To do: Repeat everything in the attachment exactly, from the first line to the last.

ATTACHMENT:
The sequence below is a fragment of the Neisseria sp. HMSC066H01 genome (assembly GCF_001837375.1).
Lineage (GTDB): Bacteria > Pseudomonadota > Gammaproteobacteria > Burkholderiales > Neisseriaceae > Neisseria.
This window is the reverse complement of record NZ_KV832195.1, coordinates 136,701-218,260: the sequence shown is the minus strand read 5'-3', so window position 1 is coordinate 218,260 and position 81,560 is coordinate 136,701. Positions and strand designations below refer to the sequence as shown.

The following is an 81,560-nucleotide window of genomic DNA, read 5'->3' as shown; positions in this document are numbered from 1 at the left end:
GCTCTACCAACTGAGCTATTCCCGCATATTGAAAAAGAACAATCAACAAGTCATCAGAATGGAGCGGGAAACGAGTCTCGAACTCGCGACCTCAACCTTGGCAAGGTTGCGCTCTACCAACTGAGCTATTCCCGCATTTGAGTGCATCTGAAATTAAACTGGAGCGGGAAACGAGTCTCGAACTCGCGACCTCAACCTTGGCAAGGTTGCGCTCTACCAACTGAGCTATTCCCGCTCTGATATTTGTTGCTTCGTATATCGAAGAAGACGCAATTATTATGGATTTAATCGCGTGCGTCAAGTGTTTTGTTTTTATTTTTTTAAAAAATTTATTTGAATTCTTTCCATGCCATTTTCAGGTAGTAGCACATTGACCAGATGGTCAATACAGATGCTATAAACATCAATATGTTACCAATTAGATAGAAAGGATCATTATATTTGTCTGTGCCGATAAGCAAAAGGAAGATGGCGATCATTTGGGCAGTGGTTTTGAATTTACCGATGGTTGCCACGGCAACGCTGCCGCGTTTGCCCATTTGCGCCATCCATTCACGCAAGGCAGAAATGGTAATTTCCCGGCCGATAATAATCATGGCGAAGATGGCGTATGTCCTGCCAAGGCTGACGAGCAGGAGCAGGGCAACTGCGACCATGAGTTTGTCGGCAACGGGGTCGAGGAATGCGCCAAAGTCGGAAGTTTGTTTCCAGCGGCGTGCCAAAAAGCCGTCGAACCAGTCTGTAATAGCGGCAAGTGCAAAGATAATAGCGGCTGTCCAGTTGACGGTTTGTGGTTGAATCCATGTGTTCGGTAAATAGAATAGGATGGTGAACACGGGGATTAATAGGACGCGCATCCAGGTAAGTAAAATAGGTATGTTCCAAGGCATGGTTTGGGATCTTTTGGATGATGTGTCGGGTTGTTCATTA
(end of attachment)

The sequence below is a fragment of the Neisseria sp. HMSC066H01 genome (assembly GCF_001837375.1).
Lineage (GTDB): Bacteria > Pseudomonadota > Gammaproteobacteria > Burkholderiales > Neisseriaceae > Neisseria.
This window is the reverse complement of record NZ_KV832195.1, coordinates 136,701-218,260: the sequence shown is the minus strand read 5'-3', so window position 1 is coordinate 218,260 and position 81,560 is coordinate 136,701. Positions and strand designations below refer to the sequence as shown.

The following is an 81,560-nucleotide window of genomic DNA, read 5'->3' as shown; positions in this document are numbered from 1 at the left end:
GCTCTACCAACTGAGCTATTCCCGCATATTGAAAAAGAACAATCAACAAGTCATCAGAATGGAGCGGGAAACGAGTCTCGAACTCGCGACCTCAACCTTGGCAAGGTTGCGCTCTACCAACTGAGCTATTCCCGCATTTGAGTGCATCTGAAATTAAACTGGAGCGGGAAACGAGTCTCGAACTCGCGACCTCAACCTTGGCAAGGTTGCGCTCTACCAACTGAGCTATTCCCGCTCTGATATTTGTTGCTTCGTATATCGAAGAAGACGCAATTATTATGGATTTAATCGCGTGCGTCAAGTGTTTTGTTTTTATTTTTTTAAAAAATTTATTTGAATTCTTTCCATGCCATTTTCAGGTAGTAGCACATTGACCAGATGGTCAATACAGATGCTATAAACATCAATATGTTACCAATTAGATAGAAAGGATCATTATATTTGTCTGTGCCGATAAGCAAAAGGAAGATGGCGATCATTTGGGCAGTGGTTTTGAATTTACCGATGGTTGCCACGGCAACGCTGCCGCGTTTGCCCATTTGCGCCATCCATTCACGCAAGGCAGAAATGGTAATTTCCCGGCCGATAATAATCATGGCGAAGATGGCGTATGTCCTGCCAAGGCTGACGAGCAGGAGCAGGGCAACTGCGACCATGAGTTTGTCGGCAACGGGGTCGAGGAATGCGCCAAAGTCGGAAGTTTGTTTCCAGCGGCGTGCCAAAAAGCCGTCGAACCAGTCTGTAATAGCGGCAAGTGCAAAGATAATAGCGGCTGTCCAGTTGACGGTTTGTGGTTGAATCCATGTGTTCGGTAAATAGAATAGGATGGTGAACACGGGGATTAATAGGACGCGCATCCAGGTAAGTAAAATAGGTATGTTCCAAGGCATGGTTTGGGATCTTTTGGATGATGTGTCGGGTTGTTCATTA